Red Cross revolt: Branch members denounce closure

LOCAL Red Cross members have denounced their own organisation and joined the protest against the closure of Griffith's blood bank.

Secretary of the Barellan branch of the Red Cross Judy Findlay signed a pointed letter on behalf of her membership accusing the charity of turning a blind eye to the bush.

"Our Barellan Red Cross members are most concerned that Red Cross in the city does not care; we are too far away to matter," Mrs Findlay said in the letter.

"We have members that are not happy as we consider this situation will impact on our fundraising as local people protest loudly against the closure of our Blood Service facility.

"As members of this important organisation, we urge the "powers that be" to reconsider the closure.

"The best outcome for all would be a separate facility, away from the hospital with its parking difficulties, where the caring staff could be re-employed and our donors could again donate blood at their convenience, as they have done for years."

Petitions were circulated throughout Griffith yesterday to bolster a motion passed by roughly 500 locals, who rallied outside the hospital last week.

"The sooner we can get a significant number of signatures, the sooner we can send it off to add weight to the resolution that has been sent to the Red Cross demanding our blood service be reinstated," Griffith blood donor Colin Denston said.

"Even though the blood bank has been closed down we don't want to lose the momentum because we know Red Cross Blood Services hopes our protest will just fade away."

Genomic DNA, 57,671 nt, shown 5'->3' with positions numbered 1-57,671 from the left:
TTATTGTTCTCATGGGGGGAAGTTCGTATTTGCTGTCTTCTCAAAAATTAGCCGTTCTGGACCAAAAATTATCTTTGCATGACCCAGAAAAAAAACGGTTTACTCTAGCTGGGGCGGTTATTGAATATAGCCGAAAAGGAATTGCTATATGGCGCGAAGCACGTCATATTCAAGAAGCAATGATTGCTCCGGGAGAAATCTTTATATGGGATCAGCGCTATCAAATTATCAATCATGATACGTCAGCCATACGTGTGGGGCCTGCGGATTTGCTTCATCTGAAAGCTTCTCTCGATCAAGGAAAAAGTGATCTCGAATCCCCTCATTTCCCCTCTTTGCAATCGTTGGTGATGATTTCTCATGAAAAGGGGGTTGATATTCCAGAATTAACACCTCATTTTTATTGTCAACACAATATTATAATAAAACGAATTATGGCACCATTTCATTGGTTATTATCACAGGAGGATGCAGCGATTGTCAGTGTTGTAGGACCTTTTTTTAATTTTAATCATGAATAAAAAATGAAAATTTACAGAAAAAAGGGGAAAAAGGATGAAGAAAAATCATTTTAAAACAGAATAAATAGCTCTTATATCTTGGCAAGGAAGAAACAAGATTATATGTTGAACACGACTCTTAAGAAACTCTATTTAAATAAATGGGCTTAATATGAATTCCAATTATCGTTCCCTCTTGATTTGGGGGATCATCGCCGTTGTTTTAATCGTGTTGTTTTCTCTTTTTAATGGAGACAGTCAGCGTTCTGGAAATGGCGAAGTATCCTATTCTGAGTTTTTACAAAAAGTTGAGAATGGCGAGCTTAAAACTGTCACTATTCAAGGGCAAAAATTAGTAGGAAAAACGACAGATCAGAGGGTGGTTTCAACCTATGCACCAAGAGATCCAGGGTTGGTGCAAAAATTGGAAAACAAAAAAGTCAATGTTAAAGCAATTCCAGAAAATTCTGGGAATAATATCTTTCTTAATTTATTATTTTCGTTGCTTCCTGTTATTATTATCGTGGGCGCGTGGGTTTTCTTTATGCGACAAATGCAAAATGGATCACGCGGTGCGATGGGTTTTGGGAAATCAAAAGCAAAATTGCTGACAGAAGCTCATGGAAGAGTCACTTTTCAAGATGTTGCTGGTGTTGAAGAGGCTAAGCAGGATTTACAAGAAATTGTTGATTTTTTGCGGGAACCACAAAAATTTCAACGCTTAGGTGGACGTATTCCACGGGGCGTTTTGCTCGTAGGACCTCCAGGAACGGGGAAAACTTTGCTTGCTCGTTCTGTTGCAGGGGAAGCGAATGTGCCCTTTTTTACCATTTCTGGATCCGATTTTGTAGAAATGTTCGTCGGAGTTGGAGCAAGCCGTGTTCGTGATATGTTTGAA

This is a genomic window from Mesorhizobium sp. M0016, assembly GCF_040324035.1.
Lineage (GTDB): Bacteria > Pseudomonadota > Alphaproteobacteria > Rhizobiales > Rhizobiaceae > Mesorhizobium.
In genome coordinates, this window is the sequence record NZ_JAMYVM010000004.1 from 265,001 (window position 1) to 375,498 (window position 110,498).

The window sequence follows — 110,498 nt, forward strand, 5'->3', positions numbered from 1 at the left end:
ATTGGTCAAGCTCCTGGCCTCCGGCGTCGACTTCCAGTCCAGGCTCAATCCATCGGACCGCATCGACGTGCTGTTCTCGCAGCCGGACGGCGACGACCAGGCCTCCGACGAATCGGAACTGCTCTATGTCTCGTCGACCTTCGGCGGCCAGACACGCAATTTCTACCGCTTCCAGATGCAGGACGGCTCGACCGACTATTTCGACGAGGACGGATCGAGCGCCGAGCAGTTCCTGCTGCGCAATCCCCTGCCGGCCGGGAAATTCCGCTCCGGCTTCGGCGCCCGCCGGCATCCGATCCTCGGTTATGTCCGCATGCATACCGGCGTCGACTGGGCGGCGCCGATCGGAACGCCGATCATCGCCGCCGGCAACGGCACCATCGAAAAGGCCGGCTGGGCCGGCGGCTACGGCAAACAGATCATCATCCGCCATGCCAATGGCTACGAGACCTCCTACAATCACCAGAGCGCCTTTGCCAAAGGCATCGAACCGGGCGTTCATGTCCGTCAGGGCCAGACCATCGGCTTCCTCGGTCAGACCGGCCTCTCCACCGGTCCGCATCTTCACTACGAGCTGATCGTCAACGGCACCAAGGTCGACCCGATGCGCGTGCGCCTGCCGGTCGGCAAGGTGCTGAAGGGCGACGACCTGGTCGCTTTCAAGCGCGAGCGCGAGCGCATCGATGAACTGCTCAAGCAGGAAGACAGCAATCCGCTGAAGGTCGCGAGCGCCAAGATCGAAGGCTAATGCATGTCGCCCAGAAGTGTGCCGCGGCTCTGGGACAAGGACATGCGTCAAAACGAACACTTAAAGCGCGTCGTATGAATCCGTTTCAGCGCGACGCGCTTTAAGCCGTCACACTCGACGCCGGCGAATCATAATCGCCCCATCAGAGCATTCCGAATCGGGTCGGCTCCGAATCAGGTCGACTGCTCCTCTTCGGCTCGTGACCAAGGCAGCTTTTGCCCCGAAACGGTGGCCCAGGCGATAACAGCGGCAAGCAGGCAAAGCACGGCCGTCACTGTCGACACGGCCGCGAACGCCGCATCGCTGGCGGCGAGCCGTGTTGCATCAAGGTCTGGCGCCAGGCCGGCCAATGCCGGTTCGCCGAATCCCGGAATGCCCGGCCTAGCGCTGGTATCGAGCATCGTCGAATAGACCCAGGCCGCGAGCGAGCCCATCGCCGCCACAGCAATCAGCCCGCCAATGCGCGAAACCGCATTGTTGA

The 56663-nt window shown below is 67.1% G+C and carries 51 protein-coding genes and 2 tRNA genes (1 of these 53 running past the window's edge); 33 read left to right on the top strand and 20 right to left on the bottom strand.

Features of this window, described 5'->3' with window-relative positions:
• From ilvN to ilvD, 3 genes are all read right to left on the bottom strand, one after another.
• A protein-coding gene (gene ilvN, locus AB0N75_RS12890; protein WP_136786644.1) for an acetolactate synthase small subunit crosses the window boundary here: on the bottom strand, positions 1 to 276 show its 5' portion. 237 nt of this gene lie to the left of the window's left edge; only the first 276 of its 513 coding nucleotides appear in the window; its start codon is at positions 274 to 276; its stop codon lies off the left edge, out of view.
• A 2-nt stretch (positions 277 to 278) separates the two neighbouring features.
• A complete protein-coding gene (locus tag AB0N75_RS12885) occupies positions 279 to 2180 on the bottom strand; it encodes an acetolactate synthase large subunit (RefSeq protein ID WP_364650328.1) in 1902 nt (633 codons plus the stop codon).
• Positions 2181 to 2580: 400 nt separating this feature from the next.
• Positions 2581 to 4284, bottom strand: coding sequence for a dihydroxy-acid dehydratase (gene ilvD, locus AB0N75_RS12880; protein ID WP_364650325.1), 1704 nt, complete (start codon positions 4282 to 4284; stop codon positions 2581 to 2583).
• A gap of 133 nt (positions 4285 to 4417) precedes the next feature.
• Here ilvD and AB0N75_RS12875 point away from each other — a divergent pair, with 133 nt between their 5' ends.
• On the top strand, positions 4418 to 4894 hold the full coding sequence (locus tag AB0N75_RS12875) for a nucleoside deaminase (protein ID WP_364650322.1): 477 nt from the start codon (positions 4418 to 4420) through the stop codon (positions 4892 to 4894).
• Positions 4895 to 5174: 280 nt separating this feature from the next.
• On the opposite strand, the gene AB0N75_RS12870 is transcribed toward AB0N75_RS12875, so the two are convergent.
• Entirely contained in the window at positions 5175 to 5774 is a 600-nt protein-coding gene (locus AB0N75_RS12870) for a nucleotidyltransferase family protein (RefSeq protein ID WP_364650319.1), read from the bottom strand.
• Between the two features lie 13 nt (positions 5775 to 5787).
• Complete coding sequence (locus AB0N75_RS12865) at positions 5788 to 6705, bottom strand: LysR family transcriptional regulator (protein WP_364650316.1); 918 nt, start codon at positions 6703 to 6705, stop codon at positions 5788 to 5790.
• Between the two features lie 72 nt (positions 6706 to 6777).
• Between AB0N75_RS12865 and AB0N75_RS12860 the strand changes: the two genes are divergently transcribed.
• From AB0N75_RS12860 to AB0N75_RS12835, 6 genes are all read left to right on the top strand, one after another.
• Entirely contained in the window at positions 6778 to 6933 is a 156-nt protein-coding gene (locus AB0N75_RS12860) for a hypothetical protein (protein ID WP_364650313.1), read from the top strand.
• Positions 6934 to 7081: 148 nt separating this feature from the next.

Protest organisers hoped the Red Cross would reply to at least one of the letters sent by Riverina MP Michael McCormack, Member for Murrumbidgee Adrian Piccoli or Mayor John Dal Broi before attaching the petition to further correspondence.

Earlier this week the Red Cross distributed a myth-busting factsheet which it claimed would address misinformation being spread about the shift to a mobile blood donation service.

It claimed vital donations would not be lost in the move to a Mobile Donor Centre as “donor numbers in Griffith are currently low and predicted to continue declining” and preventing local staff from calling donors in favour of a call centre in Adelaide didn’t reduce donor numbers.   

Myth: Vital donations lost in the move to the Mobile Donor Centre. False: Donor numbers in Griffith are currently low and predicted to continue declining. We will be able to meet patient needs through a combination of our existing network of fixed and mobile donor centres across Australia, and blood collected at Griffith’s new mobile service when it begins in June.

Myth: I will have to line-up in the cold/heat to give blood. False: You will still need an appointment to give blood to ensure waiting times are minimal and limited only to donors scheduled to give blood. You can make an appointment by calling 13 14 95.

Myth: Not being able to phone donors locally has led to a decline in numbers. False: We call and send reminders to donors from our National Contact Centre in Adelaide which is staffed by people who are specially trained to deal with blood inquiries. This model works best for a national blood service as it allows staff in donor centres to focus on collecting blood from donors. Because our contact centre is open early and closes late, it is also more convenient for donors to schedule or reschedule appointments.

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